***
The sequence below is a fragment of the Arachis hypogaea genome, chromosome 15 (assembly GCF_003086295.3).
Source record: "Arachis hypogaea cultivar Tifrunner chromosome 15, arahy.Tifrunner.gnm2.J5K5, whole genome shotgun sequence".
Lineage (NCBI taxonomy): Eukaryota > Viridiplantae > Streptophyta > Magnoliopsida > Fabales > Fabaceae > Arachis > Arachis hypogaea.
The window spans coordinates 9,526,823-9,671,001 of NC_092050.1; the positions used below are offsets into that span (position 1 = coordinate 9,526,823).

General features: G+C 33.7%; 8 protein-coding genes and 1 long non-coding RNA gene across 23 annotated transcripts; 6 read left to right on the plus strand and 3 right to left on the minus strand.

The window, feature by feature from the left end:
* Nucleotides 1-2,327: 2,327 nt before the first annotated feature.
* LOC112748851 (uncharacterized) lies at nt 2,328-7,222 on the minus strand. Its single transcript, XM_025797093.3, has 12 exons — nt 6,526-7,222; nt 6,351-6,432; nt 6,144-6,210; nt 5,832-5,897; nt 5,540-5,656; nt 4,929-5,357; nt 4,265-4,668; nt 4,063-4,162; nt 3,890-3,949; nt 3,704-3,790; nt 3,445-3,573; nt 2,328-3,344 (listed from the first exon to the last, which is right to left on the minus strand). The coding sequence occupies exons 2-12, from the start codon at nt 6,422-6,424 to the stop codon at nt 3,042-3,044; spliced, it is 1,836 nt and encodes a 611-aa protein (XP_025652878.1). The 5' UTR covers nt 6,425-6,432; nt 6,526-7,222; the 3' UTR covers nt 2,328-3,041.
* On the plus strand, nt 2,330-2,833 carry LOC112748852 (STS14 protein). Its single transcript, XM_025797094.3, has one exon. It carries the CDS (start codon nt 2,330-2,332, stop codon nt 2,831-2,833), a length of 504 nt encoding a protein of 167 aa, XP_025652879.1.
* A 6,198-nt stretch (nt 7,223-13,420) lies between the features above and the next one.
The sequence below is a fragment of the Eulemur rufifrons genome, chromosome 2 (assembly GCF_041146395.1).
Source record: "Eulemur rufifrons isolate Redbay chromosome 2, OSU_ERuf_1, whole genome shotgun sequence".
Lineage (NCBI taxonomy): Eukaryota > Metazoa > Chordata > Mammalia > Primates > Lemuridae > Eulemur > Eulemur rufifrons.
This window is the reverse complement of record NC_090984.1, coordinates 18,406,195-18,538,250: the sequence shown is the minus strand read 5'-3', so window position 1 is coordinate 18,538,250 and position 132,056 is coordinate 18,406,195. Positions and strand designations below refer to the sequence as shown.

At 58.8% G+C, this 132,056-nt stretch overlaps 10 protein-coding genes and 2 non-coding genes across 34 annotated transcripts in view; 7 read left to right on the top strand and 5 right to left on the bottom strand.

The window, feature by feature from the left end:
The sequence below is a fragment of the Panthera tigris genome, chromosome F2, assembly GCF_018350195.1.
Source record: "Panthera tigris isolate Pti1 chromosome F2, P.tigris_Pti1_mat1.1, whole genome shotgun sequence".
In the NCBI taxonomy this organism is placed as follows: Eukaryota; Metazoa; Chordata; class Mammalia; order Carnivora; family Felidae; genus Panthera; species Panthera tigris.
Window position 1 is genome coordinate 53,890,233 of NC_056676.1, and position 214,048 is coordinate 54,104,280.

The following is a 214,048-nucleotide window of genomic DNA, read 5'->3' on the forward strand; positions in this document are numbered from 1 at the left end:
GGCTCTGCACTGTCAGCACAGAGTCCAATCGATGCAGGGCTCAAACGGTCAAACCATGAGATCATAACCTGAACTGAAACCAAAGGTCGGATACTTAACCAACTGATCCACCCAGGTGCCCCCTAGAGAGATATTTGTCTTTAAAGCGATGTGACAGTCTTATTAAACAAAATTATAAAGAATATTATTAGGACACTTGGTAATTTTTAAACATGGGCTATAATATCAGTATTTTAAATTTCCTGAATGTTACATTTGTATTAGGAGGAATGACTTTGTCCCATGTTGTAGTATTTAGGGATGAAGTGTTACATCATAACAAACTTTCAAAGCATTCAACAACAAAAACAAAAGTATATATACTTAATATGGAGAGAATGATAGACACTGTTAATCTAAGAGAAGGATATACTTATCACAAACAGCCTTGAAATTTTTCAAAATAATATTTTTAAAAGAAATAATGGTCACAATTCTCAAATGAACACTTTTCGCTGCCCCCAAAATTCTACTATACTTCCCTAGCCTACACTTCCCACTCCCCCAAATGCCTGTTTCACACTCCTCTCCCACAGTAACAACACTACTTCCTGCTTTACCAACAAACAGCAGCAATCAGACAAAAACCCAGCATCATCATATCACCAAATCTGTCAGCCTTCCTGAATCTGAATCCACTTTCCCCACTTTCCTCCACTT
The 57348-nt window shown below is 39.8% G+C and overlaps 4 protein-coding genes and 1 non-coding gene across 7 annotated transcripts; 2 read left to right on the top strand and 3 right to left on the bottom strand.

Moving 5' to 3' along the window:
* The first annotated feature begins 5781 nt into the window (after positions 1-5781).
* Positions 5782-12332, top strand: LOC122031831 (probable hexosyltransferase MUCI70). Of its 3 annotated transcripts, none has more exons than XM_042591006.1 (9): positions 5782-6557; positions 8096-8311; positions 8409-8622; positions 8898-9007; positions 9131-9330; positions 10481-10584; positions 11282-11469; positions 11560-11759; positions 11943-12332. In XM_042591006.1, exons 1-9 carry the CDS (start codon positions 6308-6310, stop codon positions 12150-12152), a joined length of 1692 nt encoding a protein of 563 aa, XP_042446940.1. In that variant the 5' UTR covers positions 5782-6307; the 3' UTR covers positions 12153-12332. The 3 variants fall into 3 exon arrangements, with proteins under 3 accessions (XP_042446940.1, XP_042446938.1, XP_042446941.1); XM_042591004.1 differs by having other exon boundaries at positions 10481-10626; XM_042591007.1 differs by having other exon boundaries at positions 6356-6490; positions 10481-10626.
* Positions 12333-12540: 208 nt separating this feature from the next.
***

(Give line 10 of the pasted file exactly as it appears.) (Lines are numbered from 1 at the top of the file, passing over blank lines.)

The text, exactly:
* A 6,198-nt stretch (nt 7,223-13,420) lies between the features above and the next one.